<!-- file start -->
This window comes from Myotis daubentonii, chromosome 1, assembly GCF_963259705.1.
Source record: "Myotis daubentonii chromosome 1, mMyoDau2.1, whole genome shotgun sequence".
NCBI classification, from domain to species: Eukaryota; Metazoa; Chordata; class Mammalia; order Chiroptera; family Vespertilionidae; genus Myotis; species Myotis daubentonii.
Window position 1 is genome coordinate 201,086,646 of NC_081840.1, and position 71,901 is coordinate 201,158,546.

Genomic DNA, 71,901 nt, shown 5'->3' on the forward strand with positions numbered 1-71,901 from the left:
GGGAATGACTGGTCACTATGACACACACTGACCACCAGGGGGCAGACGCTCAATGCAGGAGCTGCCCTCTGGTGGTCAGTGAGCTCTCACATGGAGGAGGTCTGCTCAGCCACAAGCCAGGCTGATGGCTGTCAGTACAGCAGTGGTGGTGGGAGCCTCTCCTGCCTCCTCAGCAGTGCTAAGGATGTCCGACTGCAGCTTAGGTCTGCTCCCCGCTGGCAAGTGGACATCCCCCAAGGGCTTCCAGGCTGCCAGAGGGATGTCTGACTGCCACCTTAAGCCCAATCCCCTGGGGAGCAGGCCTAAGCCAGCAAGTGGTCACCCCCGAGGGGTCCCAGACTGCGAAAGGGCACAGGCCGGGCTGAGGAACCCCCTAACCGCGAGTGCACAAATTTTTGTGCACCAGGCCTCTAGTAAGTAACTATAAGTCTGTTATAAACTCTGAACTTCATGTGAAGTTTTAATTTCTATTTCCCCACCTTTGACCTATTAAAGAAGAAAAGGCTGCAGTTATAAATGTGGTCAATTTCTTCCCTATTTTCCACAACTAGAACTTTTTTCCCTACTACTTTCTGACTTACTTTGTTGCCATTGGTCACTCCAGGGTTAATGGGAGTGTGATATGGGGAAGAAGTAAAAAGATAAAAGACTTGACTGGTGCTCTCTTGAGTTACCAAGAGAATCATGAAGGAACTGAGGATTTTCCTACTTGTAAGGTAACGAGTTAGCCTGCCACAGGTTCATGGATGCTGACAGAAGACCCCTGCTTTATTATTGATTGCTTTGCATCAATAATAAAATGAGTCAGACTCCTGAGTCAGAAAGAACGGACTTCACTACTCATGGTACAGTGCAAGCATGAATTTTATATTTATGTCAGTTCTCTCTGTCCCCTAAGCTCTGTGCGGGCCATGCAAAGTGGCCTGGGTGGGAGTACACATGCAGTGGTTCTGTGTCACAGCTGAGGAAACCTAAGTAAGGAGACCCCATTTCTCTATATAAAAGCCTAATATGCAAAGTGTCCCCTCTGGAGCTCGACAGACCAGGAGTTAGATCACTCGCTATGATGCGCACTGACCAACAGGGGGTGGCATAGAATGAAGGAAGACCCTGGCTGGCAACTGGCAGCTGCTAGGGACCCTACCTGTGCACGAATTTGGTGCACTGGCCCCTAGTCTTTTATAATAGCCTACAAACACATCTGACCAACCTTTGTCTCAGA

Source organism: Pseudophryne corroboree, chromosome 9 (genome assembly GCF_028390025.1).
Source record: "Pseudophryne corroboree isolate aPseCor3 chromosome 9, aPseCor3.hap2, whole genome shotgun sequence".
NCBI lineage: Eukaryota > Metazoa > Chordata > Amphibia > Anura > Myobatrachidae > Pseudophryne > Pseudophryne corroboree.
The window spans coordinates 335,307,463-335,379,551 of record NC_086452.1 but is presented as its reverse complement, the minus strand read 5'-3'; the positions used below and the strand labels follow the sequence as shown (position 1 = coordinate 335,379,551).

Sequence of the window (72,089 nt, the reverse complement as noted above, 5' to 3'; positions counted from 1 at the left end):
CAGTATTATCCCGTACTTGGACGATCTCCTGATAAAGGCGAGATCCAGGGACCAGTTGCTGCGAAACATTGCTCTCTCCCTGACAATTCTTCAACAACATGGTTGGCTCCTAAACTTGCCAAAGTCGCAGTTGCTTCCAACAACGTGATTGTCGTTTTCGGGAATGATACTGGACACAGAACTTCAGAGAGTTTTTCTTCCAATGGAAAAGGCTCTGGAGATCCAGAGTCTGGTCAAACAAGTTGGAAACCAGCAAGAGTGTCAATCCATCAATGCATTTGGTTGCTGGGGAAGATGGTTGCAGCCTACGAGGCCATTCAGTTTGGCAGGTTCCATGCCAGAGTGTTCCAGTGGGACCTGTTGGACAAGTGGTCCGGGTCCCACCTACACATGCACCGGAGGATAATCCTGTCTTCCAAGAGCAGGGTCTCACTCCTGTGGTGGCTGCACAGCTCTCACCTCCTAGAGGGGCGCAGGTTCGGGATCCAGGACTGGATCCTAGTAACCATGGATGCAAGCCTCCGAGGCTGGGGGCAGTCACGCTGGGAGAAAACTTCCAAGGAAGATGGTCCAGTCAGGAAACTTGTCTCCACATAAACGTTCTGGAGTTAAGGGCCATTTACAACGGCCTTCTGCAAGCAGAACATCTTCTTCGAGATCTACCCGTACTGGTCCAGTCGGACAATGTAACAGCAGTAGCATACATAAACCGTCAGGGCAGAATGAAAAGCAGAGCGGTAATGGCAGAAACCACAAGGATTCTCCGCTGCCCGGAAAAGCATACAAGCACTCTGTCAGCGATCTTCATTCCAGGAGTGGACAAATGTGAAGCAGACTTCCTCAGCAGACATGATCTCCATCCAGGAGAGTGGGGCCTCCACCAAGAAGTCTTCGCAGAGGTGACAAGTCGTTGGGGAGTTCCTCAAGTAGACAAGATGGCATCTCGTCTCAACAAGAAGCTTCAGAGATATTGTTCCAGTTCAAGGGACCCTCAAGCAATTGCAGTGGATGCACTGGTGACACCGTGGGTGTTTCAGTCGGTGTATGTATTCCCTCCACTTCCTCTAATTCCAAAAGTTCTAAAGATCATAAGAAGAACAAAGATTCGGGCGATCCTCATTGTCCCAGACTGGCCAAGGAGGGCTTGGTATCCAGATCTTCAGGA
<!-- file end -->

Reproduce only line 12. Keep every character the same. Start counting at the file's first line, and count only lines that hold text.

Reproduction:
CAGTATTATCCCGTACTTGGACGATCTCCTGATAAAGGCGAGATCCAGGGACCAGTTGCTGCGAAACATTGCTCTCTCCCTGACAATTCTTCAACAACATGGTTGGCTCCTAAACTTGCCAAAGTCGCAGTTGCTTCCAACAACGTGATTGTCGTTTTCGGGAATGATACTGGACACAGAACTTCAGAGAGTTTTTCTTCCAATGGAAAAGGCTCTGGAGATCCAGAGTCTGGTCAAACAAGTTGGAAACCAGCAAGAGTGTCAATCCATCAATGCATTTGGTTGCTGGGGAAGATGGTTGCAGCCTACGAGGCCATTCAGTTTGGCAGGTTCCATGCCAGAGTGTTCCAGTGGGACCTGTTGGACAAGTGGTCCGGGTCCCACCTACACATGCACCGGAGGATAATCCTGTCTTCCAAGAGCAGGGTCTCACTCCTGTGGTGGCTGCACAGCTCTCACCTCCTAGAGGGGCGCAGGTTCGGGATCCAGGACTGGATCCTAGTAACCATGGATGCAAGCCTCCGAGGCTGGGGGCAGTCACGCTGGGAGAAAACTTCCAAGGAAGATGGTCCAGTCAGGAAACTTGTCTCCACATAAACGTTCTGGAGTTAAGGGCCATTTACAACGGCCTTCTGCAAGCAGAACATCTTCTTCGAGATCTACCCGTACTGGTCCAGTCGGACAATGTAACAGCAGTAGCATACATAAACCGTCAGGGCAGAATGAAAAGCAGAGCGGTAATGGCAGAAACCACAAGGATTCTCCGCTGCCCGGAAAAGCATACAAGCACTCTGTCAGCGATCTTCATTCCAGGAGTGGACAAATGTGAAGCAGACTTCCTCAGCAGACATGATCTCCATCCAGGAGAGTGGGGCCTCCACCAAGAAGTCTTCGCAGAGGTGACAAGTCGTTGGGGAGTTCCTCAAGTAGACAAGATGGCATCTCGTCTCAACAAGAAGCTTCAGAGATATTGTTCCAGTTCAAGGGACCCTCAAGCAATTGCAGTGGATGCACTGGTGACACCGTGGGTGTTTCAGTCGGTGTATGTATTCCCTCCACTTCCTCTAATTCCAAAAGTTCTAAAGATCATAAGAAGAACAAAGATTCGGGCGATCCTCATTGTCCCAGACTGGCCAAGGAGGGCTTGGTATCCAGATCTTCAGGA